When Hayslip was twenty-one, she married an American civilian who was working in Vietnam. In 1970, they escaped to the United States. After her husband's death, she began writing her childhood memories. James, her oldest son, helped her find the right words in English and type the manuscript. Working as a housekeeper, factory assembly line worker, and restaurant host and manager, she supported her three sons through adventures with two husbands, the "love of her life," fundamentalist Christians, and a swindler. Her passionate determination and strong Buddhist faith helped her to thrive as an American citizen, and she started a charitable organization, The East Meets West Foundation, to provide relief to the people of her war-torn home and comfort to American veterans.
Hayslip's first memoir, When Heaven and Earth Changed Places, was written with the help of Jay Wurts and published in 1989. The book was well-received overall; a writer for the New York Times Book Review describes it as "touching and illuminating . . . lucid, lyrical . . . a searing human account. " The memoir examines Hayslip's theme of survival as she relates her misfortunes during the Vietnam War and the achievements of her return to her mother and her homeland after sixteen years in the United States. Told in a lively, honest style, she recalls her tumultuous childhood in rural Vietnam and her eventual escape to America. Her story juxtaposes the tale of her return in a journal-like style complete with dates and locations with tales of the past's shadowy memories.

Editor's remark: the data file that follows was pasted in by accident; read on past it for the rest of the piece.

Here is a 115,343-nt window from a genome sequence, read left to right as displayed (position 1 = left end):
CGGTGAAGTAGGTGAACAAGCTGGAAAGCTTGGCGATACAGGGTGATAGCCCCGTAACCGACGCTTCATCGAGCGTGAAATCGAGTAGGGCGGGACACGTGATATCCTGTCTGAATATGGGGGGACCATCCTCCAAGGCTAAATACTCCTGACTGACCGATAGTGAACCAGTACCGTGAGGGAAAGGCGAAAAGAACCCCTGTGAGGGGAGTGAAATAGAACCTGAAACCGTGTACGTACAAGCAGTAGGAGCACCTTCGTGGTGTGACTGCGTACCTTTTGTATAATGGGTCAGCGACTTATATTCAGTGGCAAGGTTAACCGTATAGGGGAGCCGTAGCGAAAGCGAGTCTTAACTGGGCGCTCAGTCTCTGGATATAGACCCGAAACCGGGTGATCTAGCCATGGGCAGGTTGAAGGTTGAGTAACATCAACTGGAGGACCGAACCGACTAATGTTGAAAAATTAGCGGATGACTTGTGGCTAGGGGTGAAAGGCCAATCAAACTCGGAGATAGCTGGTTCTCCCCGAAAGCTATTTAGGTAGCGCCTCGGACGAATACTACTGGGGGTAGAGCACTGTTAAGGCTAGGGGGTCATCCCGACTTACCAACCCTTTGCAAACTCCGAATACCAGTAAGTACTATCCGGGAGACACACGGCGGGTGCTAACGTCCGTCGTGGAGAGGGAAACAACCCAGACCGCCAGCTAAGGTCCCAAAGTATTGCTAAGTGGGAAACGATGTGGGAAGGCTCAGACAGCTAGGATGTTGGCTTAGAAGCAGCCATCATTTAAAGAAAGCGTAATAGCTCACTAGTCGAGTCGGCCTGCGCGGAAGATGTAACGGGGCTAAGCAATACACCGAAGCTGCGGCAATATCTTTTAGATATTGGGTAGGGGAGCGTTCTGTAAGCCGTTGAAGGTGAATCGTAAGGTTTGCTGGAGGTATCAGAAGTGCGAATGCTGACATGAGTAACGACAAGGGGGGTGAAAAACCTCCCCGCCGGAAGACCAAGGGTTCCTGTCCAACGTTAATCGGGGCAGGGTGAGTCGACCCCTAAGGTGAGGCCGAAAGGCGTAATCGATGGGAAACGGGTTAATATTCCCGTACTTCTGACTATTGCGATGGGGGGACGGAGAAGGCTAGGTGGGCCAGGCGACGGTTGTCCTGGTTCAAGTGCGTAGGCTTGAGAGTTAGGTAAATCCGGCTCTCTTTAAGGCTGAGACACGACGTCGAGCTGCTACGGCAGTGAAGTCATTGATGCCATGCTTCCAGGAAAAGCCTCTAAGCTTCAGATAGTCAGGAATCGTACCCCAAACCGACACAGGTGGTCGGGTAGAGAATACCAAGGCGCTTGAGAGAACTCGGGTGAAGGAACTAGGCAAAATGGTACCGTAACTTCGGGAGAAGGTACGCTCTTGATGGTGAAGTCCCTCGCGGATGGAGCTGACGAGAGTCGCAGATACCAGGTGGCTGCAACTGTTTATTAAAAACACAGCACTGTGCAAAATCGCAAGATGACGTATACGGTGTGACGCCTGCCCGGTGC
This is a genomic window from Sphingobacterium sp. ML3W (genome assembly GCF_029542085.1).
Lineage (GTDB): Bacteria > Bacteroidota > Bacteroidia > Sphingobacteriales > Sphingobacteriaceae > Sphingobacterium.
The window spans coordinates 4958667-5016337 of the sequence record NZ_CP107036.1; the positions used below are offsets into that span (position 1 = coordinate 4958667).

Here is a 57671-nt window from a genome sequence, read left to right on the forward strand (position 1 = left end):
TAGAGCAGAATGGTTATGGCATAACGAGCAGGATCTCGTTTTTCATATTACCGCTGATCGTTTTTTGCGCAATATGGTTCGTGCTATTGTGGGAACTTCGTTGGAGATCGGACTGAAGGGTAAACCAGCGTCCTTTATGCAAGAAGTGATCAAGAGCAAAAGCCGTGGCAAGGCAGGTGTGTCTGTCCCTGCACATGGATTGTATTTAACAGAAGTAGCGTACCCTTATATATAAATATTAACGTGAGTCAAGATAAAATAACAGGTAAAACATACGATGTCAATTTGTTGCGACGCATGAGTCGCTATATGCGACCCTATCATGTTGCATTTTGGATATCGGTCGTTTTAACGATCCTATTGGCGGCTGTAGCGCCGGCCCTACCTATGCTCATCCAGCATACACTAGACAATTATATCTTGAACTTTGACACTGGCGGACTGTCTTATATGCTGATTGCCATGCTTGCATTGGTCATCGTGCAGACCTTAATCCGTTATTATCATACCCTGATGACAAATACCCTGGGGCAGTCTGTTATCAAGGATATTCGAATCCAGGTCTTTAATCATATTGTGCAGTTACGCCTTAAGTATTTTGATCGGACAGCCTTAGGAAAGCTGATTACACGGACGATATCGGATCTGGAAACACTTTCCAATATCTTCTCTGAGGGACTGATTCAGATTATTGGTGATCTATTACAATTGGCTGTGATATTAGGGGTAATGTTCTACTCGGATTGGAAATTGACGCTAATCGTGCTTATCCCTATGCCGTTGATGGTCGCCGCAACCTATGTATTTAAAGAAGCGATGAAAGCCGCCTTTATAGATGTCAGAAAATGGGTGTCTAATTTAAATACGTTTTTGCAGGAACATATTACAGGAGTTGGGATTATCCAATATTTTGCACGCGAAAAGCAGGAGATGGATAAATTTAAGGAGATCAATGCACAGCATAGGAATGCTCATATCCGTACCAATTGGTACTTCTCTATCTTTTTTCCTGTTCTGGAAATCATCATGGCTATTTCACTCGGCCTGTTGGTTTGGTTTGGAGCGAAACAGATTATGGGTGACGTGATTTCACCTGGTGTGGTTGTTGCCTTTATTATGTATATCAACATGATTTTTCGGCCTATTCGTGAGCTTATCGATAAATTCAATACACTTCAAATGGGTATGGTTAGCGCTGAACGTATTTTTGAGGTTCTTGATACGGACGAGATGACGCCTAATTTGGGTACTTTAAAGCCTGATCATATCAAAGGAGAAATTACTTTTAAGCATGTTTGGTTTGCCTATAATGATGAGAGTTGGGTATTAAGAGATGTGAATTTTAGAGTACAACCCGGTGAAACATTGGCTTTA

Lynne Bundesen, contributor for the Los Angeles Times Book Review, comments: "Her story. . .is the private side of the Vietnamese war. The private side of any war is rarely told, and it is, supremely, the woman's side . . . Hayslip gives us the point of view of Anywoman, combining her autobiography with an eyewitness account of Vietnam's history over the last forty years. " Though her story is amazing, Trang Hoang, a Vietnamese-American writer from the University of California in Los Angeles, reminds American readers that "as innocent readers, we need to remind ourselves that this is only one person's experience and cannot be representative of the collective. The book is a chronicle of Hayslip's extraordinary life. It does not portray the life of an average Vietnamese citizen. "